a substrate having a first area and a separate second area;
wherein said first substrate bias rail is located within said first area;
a second substrate bias rail located within said second area and providing a second bias voltage during a third operating mode;
said at least one clamp device comprising a first plurality of clamp devices located within said first area and coupled between said first substrate bias rail and said first supply node and a second plurality of clamp devices located in said second area and coupled between said second substrate bias rail and said first supply node; and
wherein said control logic turns on said first and second plurality of clamp devices to clamp said first substrate bias rail to said first supply node and to clamp said second substrate bias rail to said first supply node during said second operating mode, turns off said first plurality of clamp devices and turns on said second plurality of clamp devices during said first operating mode, and turns off said second plurality of clamp devices during said third operating mode.
5. A microprocessor, comprising:
a first substrate bias rail which provides a first bias voltage during a first operating mode;
a first supply node providing a core voltage;
at least one clamp device coupled between said first substrate bias rail and said first supply node;
control logic, coupled to said at least one clamp device, which turns on said at least one clamp device to clamp said first substrate bias rail to said first supply node during a second operating mode and which turns off said at least one clamp device during said first operating mode;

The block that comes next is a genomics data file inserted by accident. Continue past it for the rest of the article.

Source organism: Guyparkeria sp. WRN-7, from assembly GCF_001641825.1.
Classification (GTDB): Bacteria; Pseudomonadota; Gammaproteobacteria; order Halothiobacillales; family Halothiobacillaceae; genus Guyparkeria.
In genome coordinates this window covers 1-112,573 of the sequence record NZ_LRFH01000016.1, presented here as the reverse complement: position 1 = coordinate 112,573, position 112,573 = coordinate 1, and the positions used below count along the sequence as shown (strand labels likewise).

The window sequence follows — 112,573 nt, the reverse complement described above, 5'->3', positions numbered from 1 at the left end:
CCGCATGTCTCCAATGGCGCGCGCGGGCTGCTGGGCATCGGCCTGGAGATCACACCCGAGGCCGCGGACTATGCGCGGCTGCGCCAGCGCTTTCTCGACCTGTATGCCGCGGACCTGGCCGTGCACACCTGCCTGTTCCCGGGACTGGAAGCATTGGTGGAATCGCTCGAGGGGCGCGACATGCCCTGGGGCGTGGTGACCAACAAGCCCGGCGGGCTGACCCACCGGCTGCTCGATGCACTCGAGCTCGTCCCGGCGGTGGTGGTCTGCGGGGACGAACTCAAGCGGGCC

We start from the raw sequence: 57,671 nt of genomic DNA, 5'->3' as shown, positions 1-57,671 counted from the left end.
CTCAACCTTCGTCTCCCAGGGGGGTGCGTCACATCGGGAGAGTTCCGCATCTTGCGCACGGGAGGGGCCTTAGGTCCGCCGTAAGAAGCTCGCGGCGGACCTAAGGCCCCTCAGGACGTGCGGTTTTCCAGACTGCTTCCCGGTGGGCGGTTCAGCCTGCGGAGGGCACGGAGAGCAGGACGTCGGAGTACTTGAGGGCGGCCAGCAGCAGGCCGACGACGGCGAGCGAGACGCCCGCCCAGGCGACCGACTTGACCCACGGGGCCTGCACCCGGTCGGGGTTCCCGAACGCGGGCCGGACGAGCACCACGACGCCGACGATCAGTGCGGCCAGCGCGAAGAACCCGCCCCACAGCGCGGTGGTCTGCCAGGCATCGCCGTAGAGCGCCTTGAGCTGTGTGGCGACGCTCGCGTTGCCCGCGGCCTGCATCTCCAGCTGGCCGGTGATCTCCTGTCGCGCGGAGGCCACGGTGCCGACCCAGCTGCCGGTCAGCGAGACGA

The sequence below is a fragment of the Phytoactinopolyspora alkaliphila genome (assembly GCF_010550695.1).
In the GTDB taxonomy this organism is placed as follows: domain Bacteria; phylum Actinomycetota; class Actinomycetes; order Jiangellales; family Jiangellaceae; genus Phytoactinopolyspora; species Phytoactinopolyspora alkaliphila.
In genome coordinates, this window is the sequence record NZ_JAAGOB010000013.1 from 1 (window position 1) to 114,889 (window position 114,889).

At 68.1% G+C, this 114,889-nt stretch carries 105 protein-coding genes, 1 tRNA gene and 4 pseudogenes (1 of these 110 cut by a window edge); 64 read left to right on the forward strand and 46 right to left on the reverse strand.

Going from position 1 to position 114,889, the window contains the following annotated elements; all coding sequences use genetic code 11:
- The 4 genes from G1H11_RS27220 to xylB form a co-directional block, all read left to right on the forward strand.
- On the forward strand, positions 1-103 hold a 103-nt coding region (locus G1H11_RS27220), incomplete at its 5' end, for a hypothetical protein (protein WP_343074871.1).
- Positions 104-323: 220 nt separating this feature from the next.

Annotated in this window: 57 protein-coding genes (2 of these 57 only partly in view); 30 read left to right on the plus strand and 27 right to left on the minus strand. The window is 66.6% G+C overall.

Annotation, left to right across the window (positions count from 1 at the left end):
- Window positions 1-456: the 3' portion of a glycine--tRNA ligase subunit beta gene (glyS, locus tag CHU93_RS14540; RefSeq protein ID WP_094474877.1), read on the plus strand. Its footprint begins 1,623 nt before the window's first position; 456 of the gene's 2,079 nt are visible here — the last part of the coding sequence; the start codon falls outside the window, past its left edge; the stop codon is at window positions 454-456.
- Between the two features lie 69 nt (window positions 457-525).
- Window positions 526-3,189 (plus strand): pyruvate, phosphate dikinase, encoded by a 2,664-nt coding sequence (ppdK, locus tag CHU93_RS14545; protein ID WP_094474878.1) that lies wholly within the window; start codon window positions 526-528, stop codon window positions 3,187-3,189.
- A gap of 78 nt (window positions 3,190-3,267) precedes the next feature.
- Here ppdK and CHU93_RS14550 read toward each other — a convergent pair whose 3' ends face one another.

a substrate having a first area and a separate second area;
wherein said first substrate bias rail is located within said first area;
a second substrate bias rail located within said second area and providing a second bias voltage during said first operating mode;
said at least one clamp device comprising a first plurality of clamp devices located within said first area and coupled between said first substrate bias rail and said first supply node and a second plurality of clamp devices located in said second area and coupled between said second substrate bias rail and said first supply node; and
wherein said control logic turns off said second plurality of clamp devices and turns on said first plurality of clamp devices to clamp said first substrate bias rail to said first supply node during said second operating mode, and turns off said first plurality of clamp devices and turns on said second plurality of clamp devices to clamp said second substrate bias rail to said first supply node during said first operating mode.
6. An integrated circuit, comprising:
a substrate divided into first and second areas each having a plurality of semiconductor devices;
first and second bias rails provided on said substrate located exclusively within said first area of said substrate;